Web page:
Navigating Change

7454751004_5a0656e04b_nSo, what do you do when you think you’re on the perfect track and all of a sudden it’s clear you have to go a different direction?

“I just don’t get it. I know we were called into homeschooling years ago. But now, I’m certain we are being led in a different direction.” These were the heartbroken words of a dear friend of mine recently. For the past several years, she was so courageous to go against the grain and pour herself into the total education of her children with passion and energy. Yet now, it was clear that medical and other significant challenges have closed this door, at least for now.   Promising new opportunities offered good possibilities, but this warrior friend was feeling attacked with all sorts of feelings of failure and frustration.

Last week, this blog focused on the miracles of the early days in the development of the Children’s Park of Georgia. As I said, they still amaze me. But folks, it has been 10 years! Like my friend above, we have also had many times (eight to be exact) where we poured our hearts and countless hours into the pursuit of land for the park only end up feeling like it was a waste of time.

So, how have I stayed motivated when so many times things haven’t turned out like I thought they would.  It seems that though the how (it would be done) has changed the what (vision for the park) has remained the same.  I have seen many “not here” or “not this way” answers.  But with careful observation, there has always been encouragement that came along with these disappointments.

Some of my favorite examples include: a supporter of the Children’s Park in Tyler, Texas made an unexpected, major gift to us to propel our progress the same day we realized the land we thought we would build on wasn’t a good fit after all. Also, during a frustrating time when another door had just closed, a friend who owns the Banks Team Realty, felt led to commit 1% of all of their commissions to the park. I still don’t know if these folks understand how God used them to keep the dream and hope alive.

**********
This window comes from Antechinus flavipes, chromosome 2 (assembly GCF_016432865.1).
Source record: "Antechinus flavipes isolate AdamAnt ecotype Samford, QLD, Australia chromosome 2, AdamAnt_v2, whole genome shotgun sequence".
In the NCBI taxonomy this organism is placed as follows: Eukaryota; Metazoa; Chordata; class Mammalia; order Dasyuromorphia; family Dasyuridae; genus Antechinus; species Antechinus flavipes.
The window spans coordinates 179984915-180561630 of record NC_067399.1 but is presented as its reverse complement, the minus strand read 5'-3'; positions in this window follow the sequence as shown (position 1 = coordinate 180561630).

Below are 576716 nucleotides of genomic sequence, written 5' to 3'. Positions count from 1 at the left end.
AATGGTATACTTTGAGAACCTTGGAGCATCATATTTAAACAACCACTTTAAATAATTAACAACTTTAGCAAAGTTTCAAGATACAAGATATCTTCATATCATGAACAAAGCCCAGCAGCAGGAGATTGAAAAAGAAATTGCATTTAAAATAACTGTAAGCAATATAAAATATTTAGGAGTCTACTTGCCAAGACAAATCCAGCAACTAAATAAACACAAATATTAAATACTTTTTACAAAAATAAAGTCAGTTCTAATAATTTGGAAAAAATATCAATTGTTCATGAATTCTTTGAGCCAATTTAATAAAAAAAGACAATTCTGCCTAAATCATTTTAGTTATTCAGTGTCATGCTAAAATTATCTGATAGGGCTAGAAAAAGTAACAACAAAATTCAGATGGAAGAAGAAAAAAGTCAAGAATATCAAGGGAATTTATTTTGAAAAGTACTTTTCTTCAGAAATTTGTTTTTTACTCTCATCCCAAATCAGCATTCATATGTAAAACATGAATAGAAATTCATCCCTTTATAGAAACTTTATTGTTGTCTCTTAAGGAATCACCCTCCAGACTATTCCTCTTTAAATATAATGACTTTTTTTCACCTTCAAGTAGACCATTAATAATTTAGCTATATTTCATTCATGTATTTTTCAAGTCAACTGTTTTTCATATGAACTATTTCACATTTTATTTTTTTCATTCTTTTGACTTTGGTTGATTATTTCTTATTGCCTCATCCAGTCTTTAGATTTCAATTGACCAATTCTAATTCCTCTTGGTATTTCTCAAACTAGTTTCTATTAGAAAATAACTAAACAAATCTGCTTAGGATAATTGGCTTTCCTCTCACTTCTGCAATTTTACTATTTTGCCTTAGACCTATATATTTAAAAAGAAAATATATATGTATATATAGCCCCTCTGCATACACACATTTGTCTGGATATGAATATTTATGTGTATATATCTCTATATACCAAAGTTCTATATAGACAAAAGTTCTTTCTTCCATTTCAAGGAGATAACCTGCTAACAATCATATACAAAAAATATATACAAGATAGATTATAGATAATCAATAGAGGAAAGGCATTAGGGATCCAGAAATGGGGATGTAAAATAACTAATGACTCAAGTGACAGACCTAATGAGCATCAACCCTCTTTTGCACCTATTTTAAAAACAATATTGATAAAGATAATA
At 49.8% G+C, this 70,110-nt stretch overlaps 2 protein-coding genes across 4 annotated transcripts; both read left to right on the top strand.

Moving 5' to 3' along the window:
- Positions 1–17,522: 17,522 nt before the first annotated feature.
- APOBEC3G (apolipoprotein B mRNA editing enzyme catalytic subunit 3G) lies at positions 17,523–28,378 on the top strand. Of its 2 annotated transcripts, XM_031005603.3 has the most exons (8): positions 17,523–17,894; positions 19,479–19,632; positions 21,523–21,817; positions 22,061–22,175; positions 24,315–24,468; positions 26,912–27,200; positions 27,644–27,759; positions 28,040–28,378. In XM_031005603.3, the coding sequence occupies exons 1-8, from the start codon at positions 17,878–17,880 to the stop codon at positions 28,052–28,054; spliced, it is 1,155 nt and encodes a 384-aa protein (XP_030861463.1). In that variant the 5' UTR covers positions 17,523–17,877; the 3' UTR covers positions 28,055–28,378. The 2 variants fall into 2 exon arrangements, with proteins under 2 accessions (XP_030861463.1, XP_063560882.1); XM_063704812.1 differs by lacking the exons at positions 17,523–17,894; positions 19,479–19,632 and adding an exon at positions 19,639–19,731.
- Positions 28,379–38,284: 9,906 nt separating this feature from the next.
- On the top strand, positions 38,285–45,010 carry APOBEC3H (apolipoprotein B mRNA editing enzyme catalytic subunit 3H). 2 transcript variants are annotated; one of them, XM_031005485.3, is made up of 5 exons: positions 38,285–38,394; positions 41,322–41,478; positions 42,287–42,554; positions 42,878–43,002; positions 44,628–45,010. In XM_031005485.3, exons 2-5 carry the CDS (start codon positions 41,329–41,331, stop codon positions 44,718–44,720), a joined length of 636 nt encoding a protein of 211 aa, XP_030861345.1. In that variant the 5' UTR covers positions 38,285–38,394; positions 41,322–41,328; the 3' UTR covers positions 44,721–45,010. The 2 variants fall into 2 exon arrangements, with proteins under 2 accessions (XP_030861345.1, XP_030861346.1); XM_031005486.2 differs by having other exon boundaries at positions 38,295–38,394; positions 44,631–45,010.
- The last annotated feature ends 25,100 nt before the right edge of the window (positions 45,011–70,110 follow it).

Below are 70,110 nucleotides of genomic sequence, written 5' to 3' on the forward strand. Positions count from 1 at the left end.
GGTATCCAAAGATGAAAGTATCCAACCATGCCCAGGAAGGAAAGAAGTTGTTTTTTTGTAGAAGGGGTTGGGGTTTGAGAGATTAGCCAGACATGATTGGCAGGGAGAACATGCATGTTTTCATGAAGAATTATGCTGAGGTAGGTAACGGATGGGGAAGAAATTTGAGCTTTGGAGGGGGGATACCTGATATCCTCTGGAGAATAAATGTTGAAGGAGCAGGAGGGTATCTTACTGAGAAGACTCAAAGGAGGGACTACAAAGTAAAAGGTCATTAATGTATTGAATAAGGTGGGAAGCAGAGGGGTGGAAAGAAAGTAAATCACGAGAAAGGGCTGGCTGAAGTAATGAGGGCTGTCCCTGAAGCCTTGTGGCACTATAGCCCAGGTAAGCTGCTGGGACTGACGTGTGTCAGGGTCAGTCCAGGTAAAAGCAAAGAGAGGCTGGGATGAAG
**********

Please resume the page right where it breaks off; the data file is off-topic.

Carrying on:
Another source of inspiration came to me from the story of a man who lived 180 years ago in Bristol, England. Long before computers were invented, George Mueller was the “original blogger”.  He kept detailed accounts of his experiences, prayers and observations in hand written journals that are a gem for those who discover them today. He has become one of my favorite faith heroes of all time…one of those people I plan to look up when I get to Heaven

Inspired by A.H. Franke (who lived 140 years before his time), George set out on a mission to demonstrate with his life that “God does not forsake those who rely on him – even with changing times.” In one of his early entries he wrote of his purpose: “Now if I, a poor man, could open an operate an orphanage purely by prayer and faith…it seemed to me that this tangible demonstration of God’s blessing would strengthen the faith of God’s children, besides showing unbelievers that we serve a God who can be trusted.